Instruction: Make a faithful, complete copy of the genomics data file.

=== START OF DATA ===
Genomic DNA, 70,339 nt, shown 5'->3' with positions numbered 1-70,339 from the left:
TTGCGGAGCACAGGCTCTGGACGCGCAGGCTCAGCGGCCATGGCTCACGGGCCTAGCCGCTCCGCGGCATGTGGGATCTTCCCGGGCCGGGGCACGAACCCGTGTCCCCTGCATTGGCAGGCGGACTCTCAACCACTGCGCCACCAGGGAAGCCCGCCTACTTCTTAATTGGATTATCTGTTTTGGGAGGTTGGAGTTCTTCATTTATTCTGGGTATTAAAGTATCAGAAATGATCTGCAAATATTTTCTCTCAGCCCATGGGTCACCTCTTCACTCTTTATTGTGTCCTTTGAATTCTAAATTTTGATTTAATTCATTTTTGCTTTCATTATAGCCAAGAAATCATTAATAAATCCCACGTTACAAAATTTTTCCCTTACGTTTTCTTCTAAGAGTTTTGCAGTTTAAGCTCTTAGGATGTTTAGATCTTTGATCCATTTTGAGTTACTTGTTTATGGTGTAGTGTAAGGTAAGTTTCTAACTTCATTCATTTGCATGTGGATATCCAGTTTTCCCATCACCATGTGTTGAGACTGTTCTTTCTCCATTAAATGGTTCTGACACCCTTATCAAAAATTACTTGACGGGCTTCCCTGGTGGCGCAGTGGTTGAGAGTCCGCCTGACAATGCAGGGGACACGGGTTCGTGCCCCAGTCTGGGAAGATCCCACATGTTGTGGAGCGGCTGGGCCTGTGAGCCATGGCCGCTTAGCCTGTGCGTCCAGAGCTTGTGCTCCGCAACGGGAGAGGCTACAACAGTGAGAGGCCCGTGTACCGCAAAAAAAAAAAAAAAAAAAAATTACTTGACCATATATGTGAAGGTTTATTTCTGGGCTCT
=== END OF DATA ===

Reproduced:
Genomic DNA, 70,339 nt, shown 5'->3' with positions numbered 1-70,339 from the left:
TTGCGGAGCACAGGCTCTGGACGCGCAGGCTCAGCGGCCATGGCTCACGGGCCTAGCCGCTCCGCGGCATGTGGGATCTTCCCGGGCCGGGGCACGAACCCGTGTCCCCTGCATTGGCAGGCGGACTCTCAACCACTGCGCCACCAGGGAAGCCCGCCTACTTCTTAATTGGATTATCTGTTTTGGGAGGTTGGAGTTCTTCATTTATTCTGGGTATTAAAGTATCAGAAATGATCTGCAAATATTTTCTCTCAGCCCATGGGTCACCTCTTCACTCTTTATTGTGTCCTTTGAATTCTAAATTTTGATTTAATTCATTTTTGCTTTCATTATAGCCAAGAAATCATTAATAAATCCCACGTTACAAAATTTTTCCCTTACGTTTTCTTCTAAGAGTTTTGCAGTTTAAGCTCTTAGGATGTTTAGATCTTTGATCCATTTTGAGTTACTTGTTTATGGTGTAGTGTAAGGTAAGTTTCTAACTTCATTCATTTGCATGTGGATATCCAGTTTTCCCATCACCATGTGTTGAGACTGTTCTTTCTCCATTAAATGGTTCTGACACCCTTATCAAAAATTACTTGACGGGCTTCCCTGGTGGCGCAGTGGTTGAGAGTCCGCCTGACAATGCAGGGGACACGGGTTCGTGCCCCAGTCTGGGAAGATCCCACATGTTGTGGAGCGGCTGGGCCTGTGAGCCATGGCCGCTTAGCCTGTGCGTCCAGAGCTTGTGCTCCGCAACGGGAGAGGCTACAACAGTGAGAGGCCCGTGTACCGCAAAAAAAAAAAAAAAAAAAAATTACTTGACCATATATGTGAAGGTTTATTTCTGGGCTCT